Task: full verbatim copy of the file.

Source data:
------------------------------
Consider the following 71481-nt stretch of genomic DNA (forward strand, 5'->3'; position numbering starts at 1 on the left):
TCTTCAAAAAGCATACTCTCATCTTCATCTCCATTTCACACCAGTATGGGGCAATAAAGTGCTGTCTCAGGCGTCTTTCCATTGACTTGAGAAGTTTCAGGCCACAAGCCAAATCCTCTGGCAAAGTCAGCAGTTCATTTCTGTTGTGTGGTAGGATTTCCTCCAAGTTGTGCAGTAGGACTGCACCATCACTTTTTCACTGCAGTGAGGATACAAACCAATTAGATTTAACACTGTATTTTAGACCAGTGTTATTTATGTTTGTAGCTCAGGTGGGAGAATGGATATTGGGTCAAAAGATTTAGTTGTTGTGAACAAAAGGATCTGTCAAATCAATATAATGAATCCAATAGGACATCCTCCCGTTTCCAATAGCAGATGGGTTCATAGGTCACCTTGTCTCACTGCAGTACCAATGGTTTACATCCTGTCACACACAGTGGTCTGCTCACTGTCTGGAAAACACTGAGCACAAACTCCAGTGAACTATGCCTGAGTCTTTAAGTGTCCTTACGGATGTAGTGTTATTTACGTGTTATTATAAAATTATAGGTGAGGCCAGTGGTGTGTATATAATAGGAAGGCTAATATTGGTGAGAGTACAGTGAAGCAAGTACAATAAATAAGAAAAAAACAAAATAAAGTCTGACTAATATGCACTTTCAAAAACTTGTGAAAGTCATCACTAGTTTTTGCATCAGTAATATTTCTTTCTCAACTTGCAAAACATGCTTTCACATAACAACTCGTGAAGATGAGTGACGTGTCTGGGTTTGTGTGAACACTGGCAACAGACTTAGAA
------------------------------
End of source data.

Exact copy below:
Consider the following 71481-nt stretch of genomic DNA (forward strand, 5'->3'; position numbering starts at 1 on the left):
TCTTCAAAAAGCATACTCTCATCTTCATCTCCATTTCACACCAGTATGGGGCAATAAAGTGCTGTCTCAGGCGTCTTTCCATTGACTTGAGAAGTTTCAGGCCACAAGCCAAATCCTCTGGCAAAGTCAGCAGTTCATTTCTGTTGTGTGGTAGGATTTCCTCCAAGTTGTGCAGTAGGACTGCACCATCACTTTTTCACTGCAGTGAGGATACAAACCAATTAGATTTAACACTGTATTTTAGACCAGTGTTATTTATGTTTGTAGCTCAGGTGGGAGAATGGATATTGGGTCAAAAGATTTAGTTGTTGTGAACAAAAGGATCTGTCAAATCAATATAATGAATCCAATAGGACATCCTCCCGTTTCCAATAGCAGATGGGTTCATAGGTCACCTTGTCTCACTGCAGTACCAATGGTTTACATCCTGTCACACACAGTGGTCTGCTCACTGTCTGGAAAACACTGAGCACAAACTCCAGTGAACTATGCCTGAGTCTTTAAGTGTCCTTACGGATGTAGTGTTATTTACGTGTTATTATAAAATTATAGGTGAGGCCAGTGGTGTGTATATAATAGGAAGGCTAATATTGGTGAGAGTACAGTGAAGCAAGTACAATAAATAAGAAAAAAACAAAATAAAGTCTGACTAATATGCACTTTCAAAAACTTGTGAAAGTCATCACTAGTTTTTGCATCAGTAATATTTCTTTCTCAACTTGCAAAACATGCTTTCACATAACAACTCGTGAAGATGAGTGACGTGTCTGGGTTTGTGTGAACACTGGCAACAGACTTAGAA